The primary criterion that should be used for assessing whether a company’s Performance Management System ‘works’, is whether individuals in the organisation have grown. Are exemplary contributions being enabled? Are more and more people changing from ‘takers’ to ‘givers’? If so, the results will take care of themselves, writes Wendy Lambourne.
by Wendy Lambourne
ABOUT THE AUTHOR For more information please contact Wendy Lambourne at email@example.com. The complete version of the article can be found on the Schuitema website: http://www.schuitema.co.za/. Schuitema is an organisational transformation consultancy.
To deliver such a system is not a trivial exercise. It requires four fundamental changes to be made to how most organisations approach the issue of managing individual performance.
From rewarding results, to rewarding one’s contribution
To pay people for results not only sabotages the cultivation of accountability in an organisation – it is essentially wrong. Paying for results is like playing a game in a casino. The results are always, at least in part, due to factors outside of a person’s control. People are only in control of their contribution – what they give – not the result – what they get.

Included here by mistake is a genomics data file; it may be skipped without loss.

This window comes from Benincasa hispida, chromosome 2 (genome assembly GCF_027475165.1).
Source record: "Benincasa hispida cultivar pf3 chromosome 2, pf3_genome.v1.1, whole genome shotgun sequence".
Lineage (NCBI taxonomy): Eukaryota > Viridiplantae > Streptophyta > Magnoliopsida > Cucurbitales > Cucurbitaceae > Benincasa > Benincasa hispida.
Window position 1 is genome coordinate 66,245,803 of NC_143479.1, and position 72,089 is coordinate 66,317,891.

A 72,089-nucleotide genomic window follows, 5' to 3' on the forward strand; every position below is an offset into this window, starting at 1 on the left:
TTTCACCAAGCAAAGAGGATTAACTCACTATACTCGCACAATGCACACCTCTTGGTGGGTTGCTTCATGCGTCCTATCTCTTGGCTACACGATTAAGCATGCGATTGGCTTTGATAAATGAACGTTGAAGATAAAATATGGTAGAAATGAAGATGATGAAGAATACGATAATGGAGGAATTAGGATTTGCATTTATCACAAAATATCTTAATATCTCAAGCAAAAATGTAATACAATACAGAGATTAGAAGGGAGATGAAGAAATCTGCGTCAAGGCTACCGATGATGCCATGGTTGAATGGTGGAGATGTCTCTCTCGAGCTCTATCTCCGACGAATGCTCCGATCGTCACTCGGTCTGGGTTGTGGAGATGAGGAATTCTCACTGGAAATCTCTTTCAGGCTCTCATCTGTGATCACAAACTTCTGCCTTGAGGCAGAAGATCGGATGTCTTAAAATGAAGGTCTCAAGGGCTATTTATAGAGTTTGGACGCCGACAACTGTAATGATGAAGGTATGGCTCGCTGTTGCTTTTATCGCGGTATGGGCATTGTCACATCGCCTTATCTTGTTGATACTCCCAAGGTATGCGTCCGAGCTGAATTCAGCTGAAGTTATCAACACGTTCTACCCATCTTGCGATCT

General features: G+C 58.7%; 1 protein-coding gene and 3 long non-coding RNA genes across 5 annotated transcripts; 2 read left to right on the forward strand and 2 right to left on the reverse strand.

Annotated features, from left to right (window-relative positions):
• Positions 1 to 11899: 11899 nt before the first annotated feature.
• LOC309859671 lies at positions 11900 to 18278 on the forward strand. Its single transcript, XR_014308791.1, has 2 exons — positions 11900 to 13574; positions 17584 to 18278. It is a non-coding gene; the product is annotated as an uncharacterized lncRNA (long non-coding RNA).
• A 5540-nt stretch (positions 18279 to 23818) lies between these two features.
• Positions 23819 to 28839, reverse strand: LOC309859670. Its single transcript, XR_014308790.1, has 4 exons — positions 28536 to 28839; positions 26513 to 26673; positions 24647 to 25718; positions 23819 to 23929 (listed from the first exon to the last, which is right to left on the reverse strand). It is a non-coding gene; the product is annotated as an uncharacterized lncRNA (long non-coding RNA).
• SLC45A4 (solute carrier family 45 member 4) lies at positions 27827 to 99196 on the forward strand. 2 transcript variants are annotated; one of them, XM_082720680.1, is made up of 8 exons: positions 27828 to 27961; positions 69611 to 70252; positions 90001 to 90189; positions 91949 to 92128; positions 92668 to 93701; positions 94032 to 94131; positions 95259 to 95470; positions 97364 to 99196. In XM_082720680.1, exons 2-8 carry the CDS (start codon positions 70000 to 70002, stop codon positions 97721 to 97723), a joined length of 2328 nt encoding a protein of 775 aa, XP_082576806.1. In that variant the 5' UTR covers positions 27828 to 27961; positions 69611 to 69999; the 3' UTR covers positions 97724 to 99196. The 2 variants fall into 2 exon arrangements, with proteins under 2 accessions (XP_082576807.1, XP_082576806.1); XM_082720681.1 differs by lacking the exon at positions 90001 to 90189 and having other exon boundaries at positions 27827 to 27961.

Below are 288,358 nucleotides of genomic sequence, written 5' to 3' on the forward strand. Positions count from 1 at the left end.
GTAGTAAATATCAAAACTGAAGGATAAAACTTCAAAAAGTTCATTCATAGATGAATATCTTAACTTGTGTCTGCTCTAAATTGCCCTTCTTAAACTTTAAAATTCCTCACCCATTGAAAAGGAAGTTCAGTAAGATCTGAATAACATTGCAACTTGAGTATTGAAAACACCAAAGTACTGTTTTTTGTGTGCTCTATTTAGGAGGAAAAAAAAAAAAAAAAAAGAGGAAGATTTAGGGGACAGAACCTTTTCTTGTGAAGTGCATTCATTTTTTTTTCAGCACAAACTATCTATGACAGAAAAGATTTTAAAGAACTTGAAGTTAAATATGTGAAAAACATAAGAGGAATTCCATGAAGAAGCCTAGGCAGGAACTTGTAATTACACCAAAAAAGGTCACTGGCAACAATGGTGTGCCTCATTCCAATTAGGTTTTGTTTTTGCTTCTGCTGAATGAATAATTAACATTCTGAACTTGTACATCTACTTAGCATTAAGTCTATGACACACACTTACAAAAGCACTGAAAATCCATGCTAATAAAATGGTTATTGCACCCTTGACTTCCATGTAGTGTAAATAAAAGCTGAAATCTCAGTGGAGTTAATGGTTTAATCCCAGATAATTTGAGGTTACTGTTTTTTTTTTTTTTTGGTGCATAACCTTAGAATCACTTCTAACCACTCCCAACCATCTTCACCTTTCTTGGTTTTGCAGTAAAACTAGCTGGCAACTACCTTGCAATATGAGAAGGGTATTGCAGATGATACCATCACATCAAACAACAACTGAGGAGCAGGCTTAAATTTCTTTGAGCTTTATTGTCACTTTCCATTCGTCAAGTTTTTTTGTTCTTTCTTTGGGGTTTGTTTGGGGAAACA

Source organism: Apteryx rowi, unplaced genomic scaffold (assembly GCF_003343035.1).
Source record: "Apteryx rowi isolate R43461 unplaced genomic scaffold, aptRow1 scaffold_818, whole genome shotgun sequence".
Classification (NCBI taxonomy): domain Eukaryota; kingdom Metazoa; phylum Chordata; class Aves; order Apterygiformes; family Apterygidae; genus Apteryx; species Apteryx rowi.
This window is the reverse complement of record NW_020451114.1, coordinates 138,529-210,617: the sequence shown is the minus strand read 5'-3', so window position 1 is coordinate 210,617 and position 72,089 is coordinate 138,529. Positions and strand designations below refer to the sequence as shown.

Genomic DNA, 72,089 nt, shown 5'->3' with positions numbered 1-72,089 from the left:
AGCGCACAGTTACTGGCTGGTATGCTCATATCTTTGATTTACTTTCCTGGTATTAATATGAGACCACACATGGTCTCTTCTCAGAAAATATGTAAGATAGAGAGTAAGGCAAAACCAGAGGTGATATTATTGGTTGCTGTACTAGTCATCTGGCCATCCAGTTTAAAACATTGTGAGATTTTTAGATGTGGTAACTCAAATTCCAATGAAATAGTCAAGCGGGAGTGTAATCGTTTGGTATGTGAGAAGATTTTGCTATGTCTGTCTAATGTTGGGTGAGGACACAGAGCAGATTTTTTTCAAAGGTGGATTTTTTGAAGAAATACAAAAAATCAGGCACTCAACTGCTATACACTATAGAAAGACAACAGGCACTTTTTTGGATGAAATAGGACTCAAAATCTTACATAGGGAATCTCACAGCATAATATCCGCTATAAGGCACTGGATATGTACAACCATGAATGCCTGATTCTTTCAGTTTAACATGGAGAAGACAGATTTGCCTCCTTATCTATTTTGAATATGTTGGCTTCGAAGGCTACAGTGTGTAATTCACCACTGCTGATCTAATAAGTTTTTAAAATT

Also, because there is a time lag between contribution and the result it produces, an individual may ride on the back of a predecessor’s past excellent contribution or, conversely, pay the price for their poor performance. Those who should get rewarded get penalised, and vice versa. Finally, paying for results leads to short-term thinking and expedient action, sometimes with disastrous medium-to-long-term consequences.
The basic building block of the Performance Management System must be individual contribution. Reward should follow on from, and be a direct consequence of, the contribution made.